Transnet, the government utility controlling South Africa’s ports, freight trains and pipelines, has instituted a process of lifestyle audits for its employees, requiring them to declare their assets and credit history, as well as those of their immediate family.
Transnet said in a statement today this was “part of efforts to ensure high standards of ethics and integrity” and to rebuild trust within the entity and the public. Transnet was one of the state-owned enterprises most conflicted by state enterprise and deals involving the Guptas, according to numerous investigations, including the recent Showmax documentary “How to Steal a Country.”
Senior management were the first to undergo the lifestyle audit, said Transnet.
“The response has been overwhelmingly positive thus far, with over 90 percent of employees submitting themselves to the process,” it said.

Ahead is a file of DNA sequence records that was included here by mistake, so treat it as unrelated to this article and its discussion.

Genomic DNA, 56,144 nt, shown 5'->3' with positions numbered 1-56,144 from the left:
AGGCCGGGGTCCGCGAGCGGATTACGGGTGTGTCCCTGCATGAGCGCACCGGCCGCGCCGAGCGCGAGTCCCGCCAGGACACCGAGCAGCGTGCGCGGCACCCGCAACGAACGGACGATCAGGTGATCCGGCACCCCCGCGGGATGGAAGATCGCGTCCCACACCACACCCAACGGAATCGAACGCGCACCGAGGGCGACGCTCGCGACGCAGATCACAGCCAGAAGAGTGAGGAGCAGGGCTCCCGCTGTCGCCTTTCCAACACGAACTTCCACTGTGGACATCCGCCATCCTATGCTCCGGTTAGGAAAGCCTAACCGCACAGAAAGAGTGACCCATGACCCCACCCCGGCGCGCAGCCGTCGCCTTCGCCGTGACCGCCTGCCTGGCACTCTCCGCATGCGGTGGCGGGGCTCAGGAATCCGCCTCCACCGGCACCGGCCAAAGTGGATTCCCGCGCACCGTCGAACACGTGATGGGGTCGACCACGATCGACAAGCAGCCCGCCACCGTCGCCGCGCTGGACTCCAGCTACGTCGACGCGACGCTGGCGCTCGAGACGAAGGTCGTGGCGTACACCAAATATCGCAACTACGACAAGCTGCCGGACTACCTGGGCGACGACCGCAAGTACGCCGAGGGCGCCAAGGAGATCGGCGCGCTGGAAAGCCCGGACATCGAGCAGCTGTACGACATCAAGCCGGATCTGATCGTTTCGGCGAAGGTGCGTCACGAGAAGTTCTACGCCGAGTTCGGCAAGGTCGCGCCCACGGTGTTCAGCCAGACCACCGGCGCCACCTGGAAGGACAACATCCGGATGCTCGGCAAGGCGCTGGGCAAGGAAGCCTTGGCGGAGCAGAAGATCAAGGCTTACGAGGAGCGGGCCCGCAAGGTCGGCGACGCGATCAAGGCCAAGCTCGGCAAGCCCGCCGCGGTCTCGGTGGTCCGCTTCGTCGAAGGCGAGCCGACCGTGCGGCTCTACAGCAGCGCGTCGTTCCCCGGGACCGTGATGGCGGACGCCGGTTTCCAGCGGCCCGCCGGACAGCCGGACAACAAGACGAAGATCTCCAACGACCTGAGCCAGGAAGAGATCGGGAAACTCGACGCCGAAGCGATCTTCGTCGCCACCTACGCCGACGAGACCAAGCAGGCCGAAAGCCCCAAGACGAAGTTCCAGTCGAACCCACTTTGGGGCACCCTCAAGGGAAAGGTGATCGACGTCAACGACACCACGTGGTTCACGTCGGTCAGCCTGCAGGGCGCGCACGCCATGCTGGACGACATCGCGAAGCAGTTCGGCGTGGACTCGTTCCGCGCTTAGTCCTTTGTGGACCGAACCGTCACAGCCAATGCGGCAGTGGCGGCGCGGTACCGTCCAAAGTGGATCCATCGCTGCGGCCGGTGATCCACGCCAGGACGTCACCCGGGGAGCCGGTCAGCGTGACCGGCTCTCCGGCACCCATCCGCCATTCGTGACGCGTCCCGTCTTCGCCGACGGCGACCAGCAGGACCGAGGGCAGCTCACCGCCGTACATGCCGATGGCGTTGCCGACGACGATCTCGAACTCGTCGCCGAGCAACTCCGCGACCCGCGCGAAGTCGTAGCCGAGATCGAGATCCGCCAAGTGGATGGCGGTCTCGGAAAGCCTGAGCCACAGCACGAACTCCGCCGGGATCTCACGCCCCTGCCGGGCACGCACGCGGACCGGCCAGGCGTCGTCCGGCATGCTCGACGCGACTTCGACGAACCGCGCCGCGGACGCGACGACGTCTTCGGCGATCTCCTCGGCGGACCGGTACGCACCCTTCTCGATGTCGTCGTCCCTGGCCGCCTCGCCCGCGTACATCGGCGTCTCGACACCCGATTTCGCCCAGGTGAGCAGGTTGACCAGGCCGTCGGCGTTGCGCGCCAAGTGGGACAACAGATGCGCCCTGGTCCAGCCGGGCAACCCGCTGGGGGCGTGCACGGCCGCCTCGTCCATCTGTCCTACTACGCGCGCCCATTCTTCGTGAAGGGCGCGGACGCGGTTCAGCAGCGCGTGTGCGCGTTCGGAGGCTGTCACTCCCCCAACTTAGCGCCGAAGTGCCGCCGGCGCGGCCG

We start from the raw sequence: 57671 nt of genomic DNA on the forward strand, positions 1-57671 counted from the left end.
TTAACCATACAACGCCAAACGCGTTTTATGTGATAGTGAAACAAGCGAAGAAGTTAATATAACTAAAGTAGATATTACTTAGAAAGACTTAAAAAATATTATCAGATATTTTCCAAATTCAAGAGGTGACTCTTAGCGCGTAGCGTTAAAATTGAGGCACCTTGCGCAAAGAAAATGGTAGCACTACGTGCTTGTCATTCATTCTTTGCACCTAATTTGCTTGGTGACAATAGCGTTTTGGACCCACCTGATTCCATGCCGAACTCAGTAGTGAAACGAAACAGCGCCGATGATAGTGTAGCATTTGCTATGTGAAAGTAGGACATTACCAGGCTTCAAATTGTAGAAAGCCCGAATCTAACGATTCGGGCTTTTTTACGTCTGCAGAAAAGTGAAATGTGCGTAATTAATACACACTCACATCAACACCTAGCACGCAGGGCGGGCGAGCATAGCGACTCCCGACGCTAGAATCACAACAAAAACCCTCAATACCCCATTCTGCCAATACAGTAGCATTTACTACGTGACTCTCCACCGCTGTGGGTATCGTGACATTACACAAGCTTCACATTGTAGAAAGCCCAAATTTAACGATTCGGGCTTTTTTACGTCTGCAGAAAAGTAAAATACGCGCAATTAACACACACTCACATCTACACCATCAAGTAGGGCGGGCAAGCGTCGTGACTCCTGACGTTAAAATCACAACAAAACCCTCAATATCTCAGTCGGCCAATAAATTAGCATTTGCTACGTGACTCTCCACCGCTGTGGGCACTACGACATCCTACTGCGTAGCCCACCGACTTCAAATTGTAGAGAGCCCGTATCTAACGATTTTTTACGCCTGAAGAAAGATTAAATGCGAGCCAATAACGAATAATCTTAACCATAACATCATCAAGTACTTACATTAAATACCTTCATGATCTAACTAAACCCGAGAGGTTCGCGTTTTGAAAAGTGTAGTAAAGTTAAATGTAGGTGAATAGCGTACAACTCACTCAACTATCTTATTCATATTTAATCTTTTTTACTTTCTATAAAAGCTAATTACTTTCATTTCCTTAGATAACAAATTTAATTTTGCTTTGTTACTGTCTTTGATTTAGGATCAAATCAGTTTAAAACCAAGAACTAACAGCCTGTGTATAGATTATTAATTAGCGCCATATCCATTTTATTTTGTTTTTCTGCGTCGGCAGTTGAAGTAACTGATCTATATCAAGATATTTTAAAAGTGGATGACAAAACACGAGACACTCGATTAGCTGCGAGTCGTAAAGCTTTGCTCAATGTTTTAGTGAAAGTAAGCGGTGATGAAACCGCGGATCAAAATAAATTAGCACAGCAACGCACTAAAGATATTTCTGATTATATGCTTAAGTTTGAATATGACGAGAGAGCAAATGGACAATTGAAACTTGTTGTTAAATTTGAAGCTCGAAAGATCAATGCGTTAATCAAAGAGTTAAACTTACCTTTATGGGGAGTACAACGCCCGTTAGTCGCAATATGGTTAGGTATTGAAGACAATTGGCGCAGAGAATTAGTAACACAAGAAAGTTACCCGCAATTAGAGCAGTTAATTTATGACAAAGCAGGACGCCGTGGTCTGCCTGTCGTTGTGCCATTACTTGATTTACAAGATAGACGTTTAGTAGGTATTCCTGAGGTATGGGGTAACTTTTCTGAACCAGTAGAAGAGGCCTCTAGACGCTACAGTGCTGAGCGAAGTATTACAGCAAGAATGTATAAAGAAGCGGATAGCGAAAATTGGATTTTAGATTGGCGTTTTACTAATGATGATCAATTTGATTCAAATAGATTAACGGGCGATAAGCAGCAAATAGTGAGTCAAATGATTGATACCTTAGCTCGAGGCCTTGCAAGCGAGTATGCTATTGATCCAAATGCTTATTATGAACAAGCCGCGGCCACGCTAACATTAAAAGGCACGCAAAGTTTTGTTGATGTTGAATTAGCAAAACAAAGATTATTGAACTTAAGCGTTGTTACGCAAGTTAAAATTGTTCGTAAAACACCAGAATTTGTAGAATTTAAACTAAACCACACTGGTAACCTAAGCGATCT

Employees are required to submit forms declaring – among others – their assets, credit history as well as those of their immediate family member/s, and a declaration of their interests.
The audits will be rolled out over time, prioritising functions such as procurement, information technology (IT) and security. They will be done in line with directives issued by government on security checks for employees in government departments and state-owned entities.
This process will allow Transnet to assess whether an employee’s lifestyle is in line with their known income.